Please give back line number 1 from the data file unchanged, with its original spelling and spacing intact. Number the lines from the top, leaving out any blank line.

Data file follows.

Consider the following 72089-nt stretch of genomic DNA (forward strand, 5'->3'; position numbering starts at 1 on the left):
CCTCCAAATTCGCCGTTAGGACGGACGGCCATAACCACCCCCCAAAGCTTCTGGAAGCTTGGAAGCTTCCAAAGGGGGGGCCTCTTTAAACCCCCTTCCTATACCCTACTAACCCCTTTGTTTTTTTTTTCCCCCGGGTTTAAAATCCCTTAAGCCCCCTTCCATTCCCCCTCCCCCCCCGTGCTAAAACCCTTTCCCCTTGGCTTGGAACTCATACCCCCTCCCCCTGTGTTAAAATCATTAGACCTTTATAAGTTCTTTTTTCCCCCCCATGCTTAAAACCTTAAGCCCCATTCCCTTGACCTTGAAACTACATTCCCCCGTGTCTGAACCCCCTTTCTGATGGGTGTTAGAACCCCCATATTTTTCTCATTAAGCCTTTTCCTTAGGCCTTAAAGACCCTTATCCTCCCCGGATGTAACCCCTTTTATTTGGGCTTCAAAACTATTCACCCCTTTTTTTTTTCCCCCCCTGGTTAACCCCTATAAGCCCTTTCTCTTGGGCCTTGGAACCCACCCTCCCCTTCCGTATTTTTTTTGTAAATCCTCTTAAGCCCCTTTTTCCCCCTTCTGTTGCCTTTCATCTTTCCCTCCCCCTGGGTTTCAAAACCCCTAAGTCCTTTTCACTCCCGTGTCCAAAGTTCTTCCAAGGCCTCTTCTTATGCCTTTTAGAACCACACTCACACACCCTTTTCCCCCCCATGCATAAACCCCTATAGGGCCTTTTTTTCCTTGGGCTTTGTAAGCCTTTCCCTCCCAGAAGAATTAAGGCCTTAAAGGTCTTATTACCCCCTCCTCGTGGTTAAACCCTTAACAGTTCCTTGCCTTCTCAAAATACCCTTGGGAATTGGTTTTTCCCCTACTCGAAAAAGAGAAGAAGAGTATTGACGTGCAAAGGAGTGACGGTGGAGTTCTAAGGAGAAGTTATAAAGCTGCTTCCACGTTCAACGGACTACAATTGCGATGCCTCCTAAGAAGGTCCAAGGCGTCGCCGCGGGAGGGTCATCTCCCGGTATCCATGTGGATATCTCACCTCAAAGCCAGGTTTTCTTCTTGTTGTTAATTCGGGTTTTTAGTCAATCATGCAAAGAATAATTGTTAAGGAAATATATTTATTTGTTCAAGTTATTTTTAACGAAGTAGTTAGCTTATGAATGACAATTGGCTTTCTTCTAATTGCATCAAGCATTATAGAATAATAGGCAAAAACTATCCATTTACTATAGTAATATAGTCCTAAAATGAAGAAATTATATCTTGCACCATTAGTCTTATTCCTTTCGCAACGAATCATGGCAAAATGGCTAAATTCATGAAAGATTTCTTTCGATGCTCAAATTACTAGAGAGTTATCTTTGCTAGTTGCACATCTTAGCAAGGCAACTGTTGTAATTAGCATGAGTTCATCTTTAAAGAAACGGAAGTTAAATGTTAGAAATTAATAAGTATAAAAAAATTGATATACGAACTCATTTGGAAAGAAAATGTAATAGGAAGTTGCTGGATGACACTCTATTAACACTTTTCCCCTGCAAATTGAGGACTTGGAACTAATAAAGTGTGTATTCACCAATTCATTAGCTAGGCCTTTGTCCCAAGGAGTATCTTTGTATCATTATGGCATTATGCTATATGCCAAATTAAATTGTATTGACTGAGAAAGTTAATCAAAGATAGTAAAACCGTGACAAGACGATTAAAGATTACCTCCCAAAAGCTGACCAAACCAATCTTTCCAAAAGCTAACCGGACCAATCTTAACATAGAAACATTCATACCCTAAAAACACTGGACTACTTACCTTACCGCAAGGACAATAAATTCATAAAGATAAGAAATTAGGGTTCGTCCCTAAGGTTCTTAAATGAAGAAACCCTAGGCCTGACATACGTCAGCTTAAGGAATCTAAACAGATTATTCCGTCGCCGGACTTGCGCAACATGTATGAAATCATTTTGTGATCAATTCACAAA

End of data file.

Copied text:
Consider the following 72089-nt stretch of genomic DNA (forward strand, 5'->3'; position numbering starts at 1 on the left):